By Kate Benz
Even after the Friday morning rush hour had subsided, eager campers continued to show up for a day of socializing, playing and some serious TLC.
Without much prompting, the little darlings happily headed into the care of camp counselors and a room filled with familiar friends.
The youngsters at this day care center are of the four-legged variety.
Camp Bow Wow in Highland Park is one of four franchises in the Pittsburgh area — the most in any one location across the country.
Business for the doggie day care and boarding center has been booming. Camp counselors know each of the dogs by name, greeting them cheerfully as they arrive. Webcams provide owners 24/7 access to check in on their pet. Each of the indoor playgrounds comes with corresponding outside access to encourage socialization. Those being boarded are only put into their “cabins” at night, which come with a cot, fleece blanket and a peanut butter cookie as a bedtime snack.
As more and more owners start tending to the psychological care of their pets, the option of leaving them alone during working hours or even for a day spent running errands, is becoming less of a norm.
According to the nonprofit American Pet Products Association, early estimates pegged expenditures for pet products to top $55.53 billion for 2013. Of that, $4.54 billion is coming from pet services such as boarding, a significant increase that has been steadily growing over the past two decades. The numbers reflect a trend that can be seen in day-to-day activities that used to be reserved for humans only.
“I think people are more educated on what a dog needs and what makes their family dog happy,” Barbara Murray says. She and her husband, Jordan, are the owners of Camp Bow Wow Southwest, which includes the North Hills, Green Tree and Highland Park facilities. “It’s safe to say, now, that people understand that dogs are more social and they do get lonely. Just like you’d feel guilty about leaving your child at home all day, you feel guilty leaving your dog at home all day.”
At Double Wide Grill, South Side, a special area was constructed solely for the purpose of accommodating dogs, while adhering to strict health codes. The area is separate from the normal seating section, and a dividing wall allows servers to hand over the food without stepping inside. A special doggie menu offers organic biscuits, beef patties, chicken patties and even tofu. More often than not, especially on the weekends, the section is at full capacity.
“Dogs now are part of their families. I personally don’t have kids. but I have two dogs,” waitress Mindy Kellar says. “I consider them my children. It’s great to bring them here because we’re a family restaurant. These people, they believe their pets are their kids, as well.”
The inclination to humanize pets might explain why it’s not unusual these days to see dogs riding shotgun in cars or hanging out on the pet friendly porch and yard of Coffee Buddha in the North Hills while their owner sips a latte. More and more, they are becoming integrated in our daily activities — so much so that certified yoga instructor and health counselor Aimee Woods of Embody Natural Health has periodically offered “Yoga With Your Dog” classes.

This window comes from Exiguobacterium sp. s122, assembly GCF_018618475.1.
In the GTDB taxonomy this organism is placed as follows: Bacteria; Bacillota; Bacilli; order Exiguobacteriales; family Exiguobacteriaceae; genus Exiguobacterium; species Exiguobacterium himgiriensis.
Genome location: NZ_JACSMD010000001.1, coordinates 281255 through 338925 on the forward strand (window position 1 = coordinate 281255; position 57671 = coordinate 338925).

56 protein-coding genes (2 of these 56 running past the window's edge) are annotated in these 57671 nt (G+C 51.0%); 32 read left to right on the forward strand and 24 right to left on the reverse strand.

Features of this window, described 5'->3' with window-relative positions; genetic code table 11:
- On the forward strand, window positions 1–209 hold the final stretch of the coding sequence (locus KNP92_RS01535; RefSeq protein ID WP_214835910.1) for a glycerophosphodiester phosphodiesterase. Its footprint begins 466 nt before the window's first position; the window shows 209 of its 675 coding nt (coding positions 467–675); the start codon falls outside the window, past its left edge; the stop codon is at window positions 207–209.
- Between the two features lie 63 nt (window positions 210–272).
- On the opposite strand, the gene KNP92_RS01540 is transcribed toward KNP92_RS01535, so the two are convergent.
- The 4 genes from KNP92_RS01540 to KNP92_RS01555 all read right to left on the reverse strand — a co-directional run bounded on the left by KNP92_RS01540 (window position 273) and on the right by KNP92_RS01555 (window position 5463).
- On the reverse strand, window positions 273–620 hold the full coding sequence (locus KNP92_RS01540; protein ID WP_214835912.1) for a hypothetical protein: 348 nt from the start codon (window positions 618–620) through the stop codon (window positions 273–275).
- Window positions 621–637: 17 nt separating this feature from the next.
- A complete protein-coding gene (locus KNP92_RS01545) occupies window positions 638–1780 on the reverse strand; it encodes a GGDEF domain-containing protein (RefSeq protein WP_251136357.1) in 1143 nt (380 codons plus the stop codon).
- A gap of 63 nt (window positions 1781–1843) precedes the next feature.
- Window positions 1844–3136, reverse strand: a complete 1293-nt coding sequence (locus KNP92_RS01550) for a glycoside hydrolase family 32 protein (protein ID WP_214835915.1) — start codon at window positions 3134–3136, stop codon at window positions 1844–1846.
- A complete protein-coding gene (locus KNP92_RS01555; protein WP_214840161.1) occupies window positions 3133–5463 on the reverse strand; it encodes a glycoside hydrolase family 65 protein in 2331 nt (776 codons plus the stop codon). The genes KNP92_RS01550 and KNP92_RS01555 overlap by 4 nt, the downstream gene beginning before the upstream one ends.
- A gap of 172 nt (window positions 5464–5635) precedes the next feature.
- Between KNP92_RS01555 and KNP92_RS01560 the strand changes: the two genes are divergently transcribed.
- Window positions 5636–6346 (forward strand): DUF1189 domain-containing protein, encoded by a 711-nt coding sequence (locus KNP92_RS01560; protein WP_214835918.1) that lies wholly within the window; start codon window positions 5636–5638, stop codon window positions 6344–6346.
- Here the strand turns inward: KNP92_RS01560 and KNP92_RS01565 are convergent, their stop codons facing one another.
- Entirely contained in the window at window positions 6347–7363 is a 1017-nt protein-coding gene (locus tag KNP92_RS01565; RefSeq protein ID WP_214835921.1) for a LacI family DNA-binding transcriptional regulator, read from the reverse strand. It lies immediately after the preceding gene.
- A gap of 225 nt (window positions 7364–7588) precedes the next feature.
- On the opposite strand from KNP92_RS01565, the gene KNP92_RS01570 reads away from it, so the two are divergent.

“A lot of people thought we were going to teach the dog to do yoga, but we really weren’t doing that. It was more about integrating the dog into the poses,” she says.
“Dogs are more acceptable; years ago you couldn’t take your dogs out in public. They were dirty, they carried disease,” says Jeff Woods, Aimee’s father and owner of the Misty Pines Dog Park in Franklin Park, which offers training and boarding.
“Over time, that has all dissipated away, and people see the benefits of dogs, because they do make you feel good,” he says. “It’s that old funny wives’ tale that if you’re a young bachelor and take the puppy out with you all the young girls will talk to you. It brings smiles to people’s faces. Walk down the street without a dog, walk down the street with a dog — notice the difference in people’s expressions when you’re with a dog.”
As popular as it has become, not everyone in the pet-care industry is approaching the trend without a bit of skepticism. Humanizing pets can sometimes blur the lines between who and what should take priority.
“I’ve been training dogs for 20 years, and there’s definitely been a significant shift in our perspective of animals,” Tom Beitz, owner of the Academy for Puppies and Dogs, says. “I’m not sure if there’s any one particular reason for it … but probably to some degree, the extreme animal-rights people have kind of projected an image that dogs and people are on the same level — using more of an anthropomorphic view of animals — and in doing so, they’ve blurred some of the distinctions that there really are between humans and dogs.”
Back at the Highland Park Camp Bow Wow, director Michele Adams reflects on whether or not the psychology has more to do with satisfying the worries of the owner, than tending to the natural instincts of the animal.
Adams says she thinks the camp is “bringing the dog out of the dog.”
“I think that’s why they’re so happy coming here. It’s a camp where they can just be a dog. It’s not like a pampering thing. The exercise part and being with (other) dogs is key.”